Fortified Settlements or Ceremonial Sites: New Evidence from Bylany, Czechoslovakia
Midgley, M. S., Pavlu, I., Rulf, J., Zapotocka, M., Antiquity
The Bohemian site of Bylany, near Kutna Hora, is well known in archaeological literature on account of its Neolithic, especially Linearbandkeramik (LBK) settlement (Bylany 1). Initially, the investigations of the Neolithic settlement here were conceived on a grand scale using the then rare open-area excavations. In the late 1960s the disadvantages of vast find material pertaining only to one site were highlighted and it also became evident that the site was too large for total excavation. Moreover, the question of the displacement of Neolithic settlement initiated investigation further afield -- taking into consideration the entire micro-region centred on the Bylanka river (Soudsky 1966; Soudsky and Pavlu 1972).
Being subject to natural erosion -- exacerbated by modern agricultural activities -- the micro-region of Bylany, however, represents a very fragile landscape. For this reason a different strategy was developed in the 1970s and 1980s which combined surface prospection, extensive mapping, sample excavation, geophysical survey and, recently, also aerial photography, with the objective of carrying out non-destructive research and causing the least damage to this fragile area (Pavlu 1982; Rulf 1983, 1989; Pavlu et al. 1986). As a result of this strategy, investigations in the immediate vicinity of Bylany revealed the presence of sites with other than residential function, namely the Stichbandkeramik (SBK) cemeteries (Zapotocka 1981) and a circular enclosure, a Rondel (Zapotocka 1983). The bi-ritual cemetery near Miskovice, comprising inhumations and cremations, is contemporary with the Rondel (SBK IVa phase); contemporary settlement traces were also noted in the area west of the Rondel. It is these later Neolithic finds and their spatial and temporal relationship that are the subject of current investigations at Bylany.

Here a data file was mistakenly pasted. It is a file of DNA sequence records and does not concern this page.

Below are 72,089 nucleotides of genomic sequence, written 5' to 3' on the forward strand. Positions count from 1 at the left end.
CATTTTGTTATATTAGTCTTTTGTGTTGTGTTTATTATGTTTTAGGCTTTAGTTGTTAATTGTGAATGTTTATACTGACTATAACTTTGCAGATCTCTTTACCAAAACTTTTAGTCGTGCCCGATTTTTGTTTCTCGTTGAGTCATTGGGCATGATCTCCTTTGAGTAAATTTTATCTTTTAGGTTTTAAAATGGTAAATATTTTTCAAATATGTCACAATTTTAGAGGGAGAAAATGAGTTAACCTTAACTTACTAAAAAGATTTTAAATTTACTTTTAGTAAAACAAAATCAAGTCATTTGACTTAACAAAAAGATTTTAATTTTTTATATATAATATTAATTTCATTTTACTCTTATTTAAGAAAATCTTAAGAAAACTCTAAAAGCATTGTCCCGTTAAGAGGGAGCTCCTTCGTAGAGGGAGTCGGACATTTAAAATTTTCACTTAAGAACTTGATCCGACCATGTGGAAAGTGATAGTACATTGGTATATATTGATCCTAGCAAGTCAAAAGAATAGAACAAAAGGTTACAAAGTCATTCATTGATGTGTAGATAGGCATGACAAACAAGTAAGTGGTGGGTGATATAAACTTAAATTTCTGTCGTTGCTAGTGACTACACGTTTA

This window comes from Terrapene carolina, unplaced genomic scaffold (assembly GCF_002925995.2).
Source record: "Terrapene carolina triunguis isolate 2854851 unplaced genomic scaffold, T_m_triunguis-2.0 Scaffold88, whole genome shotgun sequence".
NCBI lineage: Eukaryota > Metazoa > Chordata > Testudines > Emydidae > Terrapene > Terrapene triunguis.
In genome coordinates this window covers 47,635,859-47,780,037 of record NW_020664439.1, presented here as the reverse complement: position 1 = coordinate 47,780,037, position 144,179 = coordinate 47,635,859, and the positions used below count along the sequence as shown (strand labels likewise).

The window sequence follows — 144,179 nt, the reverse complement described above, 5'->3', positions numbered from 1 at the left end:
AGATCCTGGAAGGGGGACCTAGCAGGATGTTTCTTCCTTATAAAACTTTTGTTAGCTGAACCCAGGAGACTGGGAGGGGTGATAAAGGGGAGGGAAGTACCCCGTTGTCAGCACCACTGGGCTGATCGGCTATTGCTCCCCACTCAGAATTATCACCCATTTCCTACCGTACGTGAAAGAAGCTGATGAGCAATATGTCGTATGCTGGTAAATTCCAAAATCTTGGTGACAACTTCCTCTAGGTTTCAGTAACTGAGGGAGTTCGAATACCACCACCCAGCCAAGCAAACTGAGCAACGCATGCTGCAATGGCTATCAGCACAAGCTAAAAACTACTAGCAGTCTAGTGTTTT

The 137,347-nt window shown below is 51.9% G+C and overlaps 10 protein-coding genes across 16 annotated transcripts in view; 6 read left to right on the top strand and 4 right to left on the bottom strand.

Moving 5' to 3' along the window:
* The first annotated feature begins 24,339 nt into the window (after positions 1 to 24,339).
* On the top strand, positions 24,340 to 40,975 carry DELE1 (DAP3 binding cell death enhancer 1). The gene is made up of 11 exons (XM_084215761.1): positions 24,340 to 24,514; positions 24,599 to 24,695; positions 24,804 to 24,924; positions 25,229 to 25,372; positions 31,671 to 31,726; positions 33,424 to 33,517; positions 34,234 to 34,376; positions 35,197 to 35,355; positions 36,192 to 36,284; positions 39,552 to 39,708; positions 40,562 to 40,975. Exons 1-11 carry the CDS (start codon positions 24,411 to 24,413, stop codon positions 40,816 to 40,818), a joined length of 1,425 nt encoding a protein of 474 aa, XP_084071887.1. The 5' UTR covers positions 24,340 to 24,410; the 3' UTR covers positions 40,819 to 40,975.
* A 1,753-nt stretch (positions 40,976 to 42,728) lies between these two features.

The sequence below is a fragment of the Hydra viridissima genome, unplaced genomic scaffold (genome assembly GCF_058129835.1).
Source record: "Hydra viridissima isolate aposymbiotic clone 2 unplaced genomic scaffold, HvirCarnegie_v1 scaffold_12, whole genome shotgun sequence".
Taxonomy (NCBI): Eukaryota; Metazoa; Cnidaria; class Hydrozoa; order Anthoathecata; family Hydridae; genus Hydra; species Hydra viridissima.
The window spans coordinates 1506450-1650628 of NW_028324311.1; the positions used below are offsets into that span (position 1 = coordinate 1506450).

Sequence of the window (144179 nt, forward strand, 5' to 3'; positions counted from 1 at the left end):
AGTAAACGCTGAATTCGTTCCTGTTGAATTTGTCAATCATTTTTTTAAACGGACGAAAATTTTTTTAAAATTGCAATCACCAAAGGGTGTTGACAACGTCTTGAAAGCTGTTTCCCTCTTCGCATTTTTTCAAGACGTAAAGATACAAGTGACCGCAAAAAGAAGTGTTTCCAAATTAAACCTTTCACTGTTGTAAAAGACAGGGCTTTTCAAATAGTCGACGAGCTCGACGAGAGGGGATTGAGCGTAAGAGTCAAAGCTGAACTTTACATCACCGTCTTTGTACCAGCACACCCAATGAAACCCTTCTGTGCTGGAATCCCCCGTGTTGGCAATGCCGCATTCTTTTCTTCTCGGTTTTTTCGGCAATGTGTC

Results of current investigations
In the 1991 season the most important feature of the investigation was the Rondel, and a total of 2175 sq. m of continuous area in its southern part was excavated. The Rondel, originally identified through geophysical survey, consists of two concentric, slightly irregular ditches (115 m and 90 m in diameter) with four entrances oriented on the cardinal points. Thus, in comparison with the known contemporary Rondels, the Bylany structure falls into the category of medium-sized sites. Moreover, a geophysical survey carried out in the spring of 1992 confirmed the presence of a third ditch, about 75 m from the enclosure, which appears to run concentrically to the Rondel and must therefore be considered an integral element of the overall design.
The inner ditch of the Rondel is the larger of the two (3 m wide and 2.6 m deep) while the outer ditch is both narrower (2.5 m) and shallower (2.2 m deep at maximum). Three roughly concentric internal palisades were discovered 1 m, 2.5 m and 6.5 m respectively inside the inner ditch; a fourth, very poorly preserved palisade, which most probably also belongs to this complex system, was situated 20 m inside the inner ditch. Within the area delimited by the 3rd and 4th palisades over 100 post-holes were also excavated.
The only traces of habitation are documented by one house complex belonging to the earliest LBK. The house was delineated by typical outer trenches, a group of post-holes and the accompanying pits; the Rondel construction was clearly superimposed on the house. Additionally, a substantial number of SBK and LBK storage pits (individual or in groups), as well as three ovens, were encountered. There are two clear stratigraphies to show that the Bylany 4 area was used during the Stichbandkeramik both prior to the construction of the Rondel ditches and also after the use of the Rondel came to an end.
Both of the Rondel ditches are V-shaped, with conspicuously narrowing bottoms cut into the bedrock. Neither of the sections revealed any evidence of re-cutting or cleaning of the ditches nor traces of specific use of individual segments. …